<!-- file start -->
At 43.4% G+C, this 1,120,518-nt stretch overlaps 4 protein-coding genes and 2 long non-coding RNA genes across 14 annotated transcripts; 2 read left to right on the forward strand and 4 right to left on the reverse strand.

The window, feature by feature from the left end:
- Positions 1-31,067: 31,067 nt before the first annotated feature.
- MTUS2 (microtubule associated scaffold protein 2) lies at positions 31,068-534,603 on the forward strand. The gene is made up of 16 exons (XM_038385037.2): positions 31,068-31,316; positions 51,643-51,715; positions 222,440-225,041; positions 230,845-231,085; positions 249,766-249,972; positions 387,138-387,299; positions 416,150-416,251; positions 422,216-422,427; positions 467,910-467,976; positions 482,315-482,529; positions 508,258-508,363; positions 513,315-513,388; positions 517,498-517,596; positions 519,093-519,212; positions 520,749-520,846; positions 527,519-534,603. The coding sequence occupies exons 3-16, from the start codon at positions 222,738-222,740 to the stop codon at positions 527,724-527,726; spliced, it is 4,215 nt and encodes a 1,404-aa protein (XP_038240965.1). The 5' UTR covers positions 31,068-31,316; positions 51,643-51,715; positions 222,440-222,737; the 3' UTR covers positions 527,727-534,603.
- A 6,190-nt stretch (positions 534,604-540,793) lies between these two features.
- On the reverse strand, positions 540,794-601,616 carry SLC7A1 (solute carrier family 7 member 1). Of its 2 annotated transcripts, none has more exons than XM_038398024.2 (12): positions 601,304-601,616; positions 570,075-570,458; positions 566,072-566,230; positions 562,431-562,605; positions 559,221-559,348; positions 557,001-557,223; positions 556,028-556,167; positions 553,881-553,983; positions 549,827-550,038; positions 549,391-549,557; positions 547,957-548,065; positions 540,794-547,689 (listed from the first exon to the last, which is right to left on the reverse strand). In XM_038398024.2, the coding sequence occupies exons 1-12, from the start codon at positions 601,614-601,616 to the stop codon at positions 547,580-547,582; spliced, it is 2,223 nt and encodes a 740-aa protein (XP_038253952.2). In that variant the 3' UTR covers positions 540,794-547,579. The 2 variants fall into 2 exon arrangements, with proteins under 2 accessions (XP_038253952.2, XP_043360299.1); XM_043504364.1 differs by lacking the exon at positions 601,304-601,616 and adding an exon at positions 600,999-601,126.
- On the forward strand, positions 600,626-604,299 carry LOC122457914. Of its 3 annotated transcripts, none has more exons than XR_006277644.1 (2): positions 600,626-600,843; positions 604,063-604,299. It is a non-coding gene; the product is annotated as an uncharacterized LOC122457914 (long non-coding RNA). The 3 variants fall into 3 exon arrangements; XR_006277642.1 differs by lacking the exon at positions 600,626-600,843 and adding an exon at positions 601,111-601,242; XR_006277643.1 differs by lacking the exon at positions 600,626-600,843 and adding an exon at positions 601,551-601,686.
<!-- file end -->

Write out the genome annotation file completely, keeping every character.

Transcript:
At 43.4% G+C, this 1,120,518-nt stretch overlaps 4 protein-coding genes and 2 long non-coding RNA genes across 14 annotated transcripts; 2 read left to right on the forward strand and 4 right to left on the reverse strand.

The window, feature by feature from the left end:
- Positions 1-31,067: 31,067 nt before the first annotated feature.
- MTUS2 (microtubule associated scaffold protein 2) lies at positions 31,068-534,603 on the forward strand. The gene is made up of 16 exons (XM_038385037.2): positions 31,068-31,316; positions 51,643-51,715; positions 222,440-225,041; positions 230,845-231,085; positions 249,766-249,972; positions 387,138-387,299; positions 416,150-416,251; positions 422,216-422,427; positions 467,910-467,976; positions 482,315-482,529; positions 508,258-508,363; positions 513,315-513,388; positions 517,498-517,596; positions 519,093-519,212; positions 520,749-520,846; positions 527,519-534,603. The coding sequence occupies exons 3-16, from the start codon at positions 222,738-222,740 to the stop codon at positions 527,724-527,726; spliced, it is 4,215 nt and encodes a 1,404-aa protein (XP_038240965.1). The 5' UTR covers positions 31,068-31,316; positions 51,643-51,715; positions 222,440-222,737; the 3' UTR covers positions 527,727-534,603.
- A 6,190-nt stretch (positions 534,604-540,793) lies between these two features.
- On the reverse strand, positions 540,794-601,616 carry SLC7A1 (solute carrier family 7 member 1). Of its 2 annotated transcripts, none has more exons than XM_038398024.2 (12): positions 601,304-601,616; positions 570,075-570,458; positions 566,072-566,230; positions 562,431-562,605; positions 559,221-559,348; positions 557,001-557,223; positions 556,028-556,167; positions 553,881-553,983; positions 549,827-550,038; positions 549,391-549,557; positions 547,957-548,065; positions 540,794-547,689 (listed from the first exon to the last, which is right to left on the reverse strand). In XM_038398024.2, the coding sequence occupies exons 1-12, from the start codon at positions 601,614-601,616 to the stop codon at positions 547,580-547,582; spliced, it is 2,223 nt and encodes a 740-aa protein (XP_038253952.2). In that variant the 3' UTR covers positions 540,794-547,579. The 2 variants fall into 2 exon arrangements, with proteins under 2 accessions (XP_038253952.2, XP_043360299.1); XM_043504364.1 differs by lacking the exon at positions 601,304-601,616 and adding an exon at positions 600,999-601,126.
- On the forward strand, positions 600,626-604,299 carry LOC122457914. Of its 3 annotated transcripts, none has more exons than XR_006277644.1 (2): positions 600,626-600,843; positions 604,063-604,299. It is a non-coding gene; the product is annotated as an uncharacterized LOC122457914 (long non-coding RNA). The 3 variants fall into 3 exon arrangements; XR_006277642.1 differs by lacking the exon at positions 600,626-600,843 and adding an exon at positions 601,111-601,242; XR_006277643.1 differs by lacking the exon at positions 600,626-600,843 and adding an exon at positions 601,551-601,686.